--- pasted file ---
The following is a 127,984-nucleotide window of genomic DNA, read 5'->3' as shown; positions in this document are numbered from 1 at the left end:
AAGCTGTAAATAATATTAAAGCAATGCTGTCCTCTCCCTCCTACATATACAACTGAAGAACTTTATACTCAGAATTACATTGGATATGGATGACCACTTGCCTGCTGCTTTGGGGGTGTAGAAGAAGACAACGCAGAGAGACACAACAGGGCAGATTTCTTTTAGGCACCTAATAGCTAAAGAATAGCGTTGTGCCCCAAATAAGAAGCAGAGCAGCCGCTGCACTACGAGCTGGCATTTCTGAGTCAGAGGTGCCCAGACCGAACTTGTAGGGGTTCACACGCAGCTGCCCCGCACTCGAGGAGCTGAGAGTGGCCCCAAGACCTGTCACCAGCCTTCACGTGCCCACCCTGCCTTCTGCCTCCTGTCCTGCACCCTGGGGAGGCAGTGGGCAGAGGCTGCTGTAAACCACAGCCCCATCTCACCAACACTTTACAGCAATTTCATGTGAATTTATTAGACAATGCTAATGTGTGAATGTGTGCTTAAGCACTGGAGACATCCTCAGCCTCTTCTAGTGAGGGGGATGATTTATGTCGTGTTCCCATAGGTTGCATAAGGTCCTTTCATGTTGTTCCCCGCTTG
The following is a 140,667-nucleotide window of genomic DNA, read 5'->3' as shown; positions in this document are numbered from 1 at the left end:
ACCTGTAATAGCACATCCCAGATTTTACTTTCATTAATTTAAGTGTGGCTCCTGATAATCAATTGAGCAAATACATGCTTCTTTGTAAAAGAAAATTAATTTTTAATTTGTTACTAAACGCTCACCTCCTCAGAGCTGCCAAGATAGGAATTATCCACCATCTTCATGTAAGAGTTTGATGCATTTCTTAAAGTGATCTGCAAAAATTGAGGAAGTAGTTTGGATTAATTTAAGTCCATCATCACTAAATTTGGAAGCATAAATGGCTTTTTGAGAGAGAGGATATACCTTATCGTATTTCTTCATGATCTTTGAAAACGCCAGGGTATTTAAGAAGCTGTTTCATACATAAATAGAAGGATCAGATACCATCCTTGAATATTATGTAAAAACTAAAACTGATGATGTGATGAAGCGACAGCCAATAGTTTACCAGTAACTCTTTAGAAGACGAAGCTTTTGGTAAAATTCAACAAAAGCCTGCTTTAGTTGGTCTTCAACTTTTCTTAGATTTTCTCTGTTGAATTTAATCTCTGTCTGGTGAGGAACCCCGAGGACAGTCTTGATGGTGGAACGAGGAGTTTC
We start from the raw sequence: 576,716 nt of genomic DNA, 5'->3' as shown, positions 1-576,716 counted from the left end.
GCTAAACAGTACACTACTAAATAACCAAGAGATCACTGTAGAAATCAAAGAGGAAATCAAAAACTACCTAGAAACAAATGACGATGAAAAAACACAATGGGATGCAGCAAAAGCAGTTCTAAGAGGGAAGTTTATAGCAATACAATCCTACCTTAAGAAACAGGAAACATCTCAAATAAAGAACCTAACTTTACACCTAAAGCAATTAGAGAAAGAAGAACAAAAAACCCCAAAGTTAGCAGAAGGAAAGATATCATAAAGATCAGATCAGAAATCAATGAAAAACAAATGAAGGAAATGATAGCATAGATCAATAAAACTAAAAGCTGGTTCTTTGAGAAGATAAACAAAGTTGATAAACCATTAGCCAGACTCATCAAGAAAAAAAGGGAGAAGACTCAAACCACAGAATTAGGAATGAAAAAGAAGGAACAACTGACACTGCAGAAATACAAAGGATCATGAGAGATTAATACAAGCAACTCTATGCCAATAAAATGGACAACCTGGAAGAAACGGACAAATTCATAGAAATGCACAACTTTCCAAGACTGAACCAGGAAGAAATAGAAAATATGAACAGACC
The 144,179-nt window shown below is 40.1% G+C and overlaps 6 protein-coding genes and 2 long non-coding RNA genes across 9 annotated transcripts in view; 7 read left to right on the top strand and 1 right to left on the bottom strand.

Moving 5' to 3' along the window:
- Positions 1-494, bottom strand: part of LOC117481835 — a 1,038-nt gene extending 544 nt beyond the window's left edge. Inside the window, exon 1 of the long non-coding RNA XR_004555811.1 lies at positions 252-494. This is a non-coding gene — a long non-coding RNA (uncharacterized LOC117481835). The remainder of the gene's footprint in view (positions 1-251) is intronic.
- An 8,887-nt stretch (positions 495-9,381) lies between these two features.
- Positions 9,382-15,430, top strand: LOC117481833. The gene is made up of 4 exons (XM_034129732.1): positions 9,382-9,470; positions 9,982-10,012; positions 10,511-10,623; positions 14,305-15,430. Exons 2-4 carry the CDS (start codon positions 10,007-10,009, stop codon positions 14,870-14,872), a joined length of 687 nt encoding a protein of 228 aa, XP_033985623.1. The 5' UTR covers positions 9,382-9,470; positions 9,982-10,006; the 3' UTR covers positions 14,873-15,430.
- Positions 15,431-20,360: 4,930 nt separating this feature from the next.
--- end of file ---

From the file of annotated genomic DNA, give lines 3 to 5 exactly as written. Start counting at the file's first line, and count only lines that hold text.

The following is a 140,667-nucleotide window of genomic DNA, read 5'->3' as shown; positions in this document are numbered from 1 at the left end:
ACCTGTAATAGCACATCCCAGATTTTACTTTCATTAATTTAAGTGTGGCTCCTGATAATCAATTGAGCAAATACATGCTTCTTTGTAAAAGAAAATTAATTTTTAATTTGTTACTAAACGCTCACCTCCTCAGAGCTGCCAAGATAGGAATTATCCACCATCTTCATGTAAGAGTTTGATGCATTTCTTAAAGTGATCTGCAAAAATTGAGGAAGTAGTTTGGATTAATTTAAGTCCATCATCACTAAATTTGGAAGCATAAATGGCTTTTTGAGAGAGAGGATATACCTTATCGTATTTCTTCATGATCTTTGAAAACGCCAGGGTATTTAAGAAGCTGTTTCATACATAAATAGAAGGATCAGATACCATCCTTGAATATTATGTAAAAACTAAAACTGATGATGTGATGAAGCGACAGCCAATAGTTTACCAGTAACTCTTTAGAAGACGAAGCTTTTGGTAAAATTCAACAAAAGCCTGCTTTAGTTGGTCTTCAACTTTTCTTAGATTTTCTCTGTTGAATTTAATCTCTGTCTGGTGAGGAACCCCGAGGACAGTCTTGATGGTGGAACGAGGAGTTTC
We start from the raw sequence: 576,716 nt of genomic DNA, 5'->3' as shown, positions 1-576,716 counted from the left end.